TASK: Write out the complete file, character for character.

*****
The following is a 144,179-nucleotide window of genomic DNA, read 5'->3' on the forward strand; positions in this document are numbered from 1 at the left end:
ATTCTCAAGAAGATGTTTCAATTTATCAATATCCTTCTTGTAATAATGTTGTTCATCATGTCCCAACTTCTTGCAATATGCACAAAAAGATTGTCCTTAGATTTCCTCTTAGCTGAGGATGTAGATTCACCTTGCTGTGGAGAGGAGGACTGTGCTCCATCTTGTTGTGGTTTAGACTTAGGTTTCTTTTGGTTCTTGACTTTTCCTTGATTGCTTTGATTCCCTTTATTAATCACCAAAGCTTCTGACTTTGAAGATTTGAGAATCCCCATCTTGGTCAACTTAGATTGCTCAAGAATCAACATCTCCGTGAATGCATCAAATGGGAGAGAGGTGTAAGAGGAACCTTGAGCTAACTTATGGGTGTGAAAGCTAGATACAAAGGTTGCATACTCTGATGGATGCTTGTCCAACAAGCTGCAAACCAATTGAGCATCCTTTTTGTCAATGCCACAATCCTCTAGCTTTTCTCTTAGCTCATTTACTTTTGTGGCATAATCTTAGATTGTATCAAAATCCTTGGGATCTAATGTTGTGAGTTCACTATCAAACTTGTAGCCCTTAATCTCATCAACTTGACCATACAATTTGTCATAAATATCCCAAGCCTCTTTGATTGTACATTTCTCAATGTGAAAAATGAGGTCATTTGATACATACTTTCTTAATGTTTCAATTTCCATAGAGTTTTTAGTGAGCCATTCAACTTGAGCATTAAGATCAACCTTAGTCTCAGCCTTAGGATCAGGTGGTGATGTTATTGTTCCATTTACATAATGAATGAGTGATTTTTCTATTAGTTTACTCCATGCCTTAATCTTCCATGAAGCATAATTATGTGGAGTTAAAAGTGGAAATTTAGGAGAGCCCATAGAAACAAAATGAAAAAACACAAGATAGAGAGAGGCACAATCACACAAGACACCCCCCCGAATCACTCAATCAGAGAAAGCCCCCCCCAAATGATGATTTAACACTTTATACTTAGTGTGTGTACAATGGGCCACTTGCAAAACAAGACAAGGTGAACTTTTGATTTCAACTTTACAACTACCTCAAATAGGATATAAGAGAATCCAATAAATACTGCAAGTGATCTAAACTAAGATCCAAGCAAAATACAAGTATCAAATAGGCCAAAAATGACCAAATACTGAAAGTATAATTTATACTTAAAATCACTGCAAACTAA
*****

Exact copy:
The following is a 144,179-nucleotide window of genomic DNA, read 5'->3' on the forward strand; positions in this document are numbered from 1 at the left end:
ATTCTCAAGAAGATGTTTCAATTTATCAATATCCTTCTTGTAATAATGTTGTTCATCATGTCCCAACTTCTTGCAATATGCACAAAAAGATTGTCCTTAGATTTCCTCTTAGCTGAGGATGTAGATTCACCTTGCTGTGGAGAGGAGGACTGTGCTCCATCTTGTTGTGGTTTAGACTTAGGTTTCTTTTGGTTCTTGACTTTTCCTTGATTGCTTTGATTCCCTTTATTAATCACCAAAGCTTCTGACTTTGAAGATTTGAGAATCCCCATCTTGGTCAACTTAGATTGCTCAAGAATCAACATCTCCGTGAATGCATCAAATGGGAGAGAGGTGTAAGAGGAACCTTGAGCTAACTTATGGGTGTGAAAGCTAGATACAAAGGTTGCATACTCTGATGGATGCTTGTCCAACAAGCTGCAAACCAATTGAGCATCCTTTTTGTCAATGCCACAATCCTCTAGCTTTTCTCTTAGCTCATTTACTTTTGTGGCATAATCTTAGATTGTATCAAAATCCTTGGGATCTAATGTTGTGAGTTCACTATCAAACTTGTAGCCCTTAATCTCATCAACTTGACCATACAATTTGTCATAAATATCCCAAGCCTCTTTGATTGTACATTTCTCAATGTGAAAAATGAGGTCATTTGATACATACTTTCTTAATGTTTCAATTTCCATAGAGTTTTTAGTGAGCCATTCAACTTGAGCATTAAGATCAACCTTAGTCTCAGCCTTAGGATCAGGTGGTGATGTTATTGTTCCATTTACATAATGAATGAGTGATTTTTCTATTAGTTTACTCCATGCCTTAATCTTCCATGAAGCATAATTATGTGGAGTTAAAAGTGGAAATTTAGGAGAGCCCATAGAAACAAAATGAAAAAACACAAGATAGAGAGAGGCACAATCACACAAGACACCCCCCCGAATCACTCAATCAGAGAAAGCCCCCCCCAAATGATGATTTAACACTTTATACTTAGTGTGTGTACAATGGGCCACTTGCAAAACAAGACAAGGTGAACTTTTGATTTCAACTTTACAACTACCTCAAATAGGATATAAGAGAATCCAATAAATACTGCAAGTGATCTAAACTAAGATCCAAGCAAAATACAAGTATCAAATAGGCCAAAAATGACCAAATACTGAAAGTATAATTTATACTTAAAATCACTGCAAACTAA